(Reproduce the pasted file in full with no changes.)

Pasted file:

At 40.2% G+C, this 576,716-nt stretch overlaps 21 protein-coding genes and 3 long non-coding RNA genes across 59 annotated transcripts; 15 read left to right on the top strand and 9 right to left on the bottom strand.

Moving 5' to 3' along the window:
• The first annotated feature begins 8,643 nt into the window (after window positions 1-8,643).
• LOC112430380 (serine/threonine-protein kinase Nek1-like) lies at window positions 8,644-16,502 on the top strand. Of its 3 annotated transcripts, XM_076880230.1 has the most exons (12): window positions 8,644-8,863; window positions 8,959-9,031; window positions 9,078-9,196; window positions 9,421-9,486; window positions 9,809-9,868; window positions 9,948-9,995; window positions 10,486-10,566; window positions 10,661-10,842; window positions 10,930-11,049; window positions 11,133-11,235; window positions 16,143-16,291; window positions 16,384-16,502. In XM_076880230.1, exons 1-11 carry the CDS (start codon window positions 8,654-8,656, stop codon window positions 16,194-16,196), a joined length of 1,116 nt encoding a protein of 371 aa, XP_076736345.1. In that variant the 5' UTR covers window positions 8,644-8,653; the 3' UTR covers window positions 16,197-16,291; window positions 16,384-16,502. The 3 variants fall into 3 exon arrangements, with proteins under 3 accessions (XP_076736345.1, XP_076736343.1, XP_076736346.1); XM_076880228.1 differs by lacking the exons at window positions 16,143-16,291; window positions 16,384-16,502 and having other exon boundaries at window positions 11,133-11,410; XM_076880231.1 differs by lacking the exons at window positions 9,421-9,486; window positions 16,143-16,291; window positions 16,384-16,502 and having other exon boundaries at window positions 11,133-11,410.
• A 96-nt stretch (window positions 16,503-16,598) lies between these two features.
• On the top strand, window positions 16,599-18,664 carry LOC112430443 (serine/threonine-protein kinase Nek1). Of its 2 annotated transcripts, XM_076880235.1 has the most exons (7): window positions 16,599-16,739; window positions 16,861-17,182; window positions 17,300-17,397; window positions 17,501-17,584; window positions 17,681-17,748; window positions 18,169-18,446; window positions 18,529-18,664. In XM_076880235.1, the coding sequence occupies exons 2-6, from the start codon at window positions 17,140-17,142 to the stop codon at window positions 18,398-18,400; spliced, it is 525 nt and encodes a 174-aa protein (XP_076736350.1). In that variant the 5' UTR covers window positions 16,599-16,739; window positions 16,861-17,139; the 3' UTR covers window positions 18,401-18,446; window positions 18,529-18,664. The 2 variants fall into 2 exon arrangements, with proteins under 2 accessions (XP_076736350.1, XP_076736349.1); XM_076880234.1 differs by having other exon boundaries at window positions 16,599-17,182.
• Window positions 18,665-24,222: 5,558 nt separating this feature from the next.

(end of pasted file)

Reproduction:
At 40.2% G+C, this 576,716-nt stretch overlaps 21 protein-coding genes and 3 long non-coding RNA genes across 59 annotated transcripts; 15 read left to right on the top strand and 9 right to left on the bottom strand.

Moving 5' to 3' along the window:
• The first annotated feature begins 8,643 nt into the window (after window positions 1-8,643).
• LOC112430380 (serine/threonine-protein kinase Nek1-like) lies at window positions 8,644-16,502 on the top strand. Of its 3 annotated transcripts, XM_076880230.1 has the most exons (12): window positions 8,644-8,863; window positions 8,959-9,031; window positions 9,078-9,196; window positions 9,421-9,486; window positions 9,809-9,868; window positions 9,948-9,995; window positions 10,486-10,566; window positions 10,661-10,842; window positions 10,930-11,049; window positions 11,133-11,235; window positions 16,143-16,291; window positions 16,384-16,502. In XM_076880230.1, exons 1-11 carry the CDS (start codon window positions 8,654-8,656, stop codon window positions 16,194-16,196), a joined length of 1,116 nt encoding a protein of 371 aa, XP_076736345.1. In that variant the 5' UTR covers window positions 8,644-8,653; the 3' UTR covers window positions 16,197-16,291; window positions 16,384-16,502. The 3 variants fall into 3 exon arrangements, with proteins under 3 accessions (XP_076736345.1, XP_076736343.1, XP_076736346.1); XM_076880228.1 differs by lacking the exons at window positions 16,143-16,291; window positions 16,384-16,502 and having other exon boundaries at window positions 11,133-11,410; XM_076880231.1 differs by lacking the exons at window positions 9,421-9,486; window positions 16,143-16,291; window positions 16,384-16,502 and having other exon boundaries at window positions 11,133-11,410.
• A 96-nt stretch (window positions 16,503-16,598) lies between these two features.
• On the top strand, window positions 16,599-18,664 carry LOC112430443 (serine/threonine-protein kinase Nek1). Of its 2 annotated transcripts, XM_076880235.1 has the most exons (7): window positions 16,599-16,739; window positions 16,861-17,182; window positions 17,300-17,397; window positions 17,501-17,584; window positions 17,681-17,748; window positions 18,169-18,446; window positions 18,529-18,664. In XM_076880235.1, the coding sequence occupies exons 2-6, from the start codon at window positions 17,140-17,142 to the stop codon at window positions 18,398-18,400; spliced, it is 525 nt and encodes a 174-aa protein (XP_076736350.1). In that variant the 5' UTR covers window positions 16,599-16,739; window positions 16,861-17,139; the 3' UTR covers window positions 18,401-18,446; window positions 18,529-18,664. The 2 variants fall into 2 exon arrangements, with proteins under 2 accessions (XP_076736350.1, XP_076736349.1); XM_076880234.1 differs by having other exon boundaries at window positions 16,599-17,182.
• Window positions 18,665-24,222: 5,558 nt separating this feature from the next.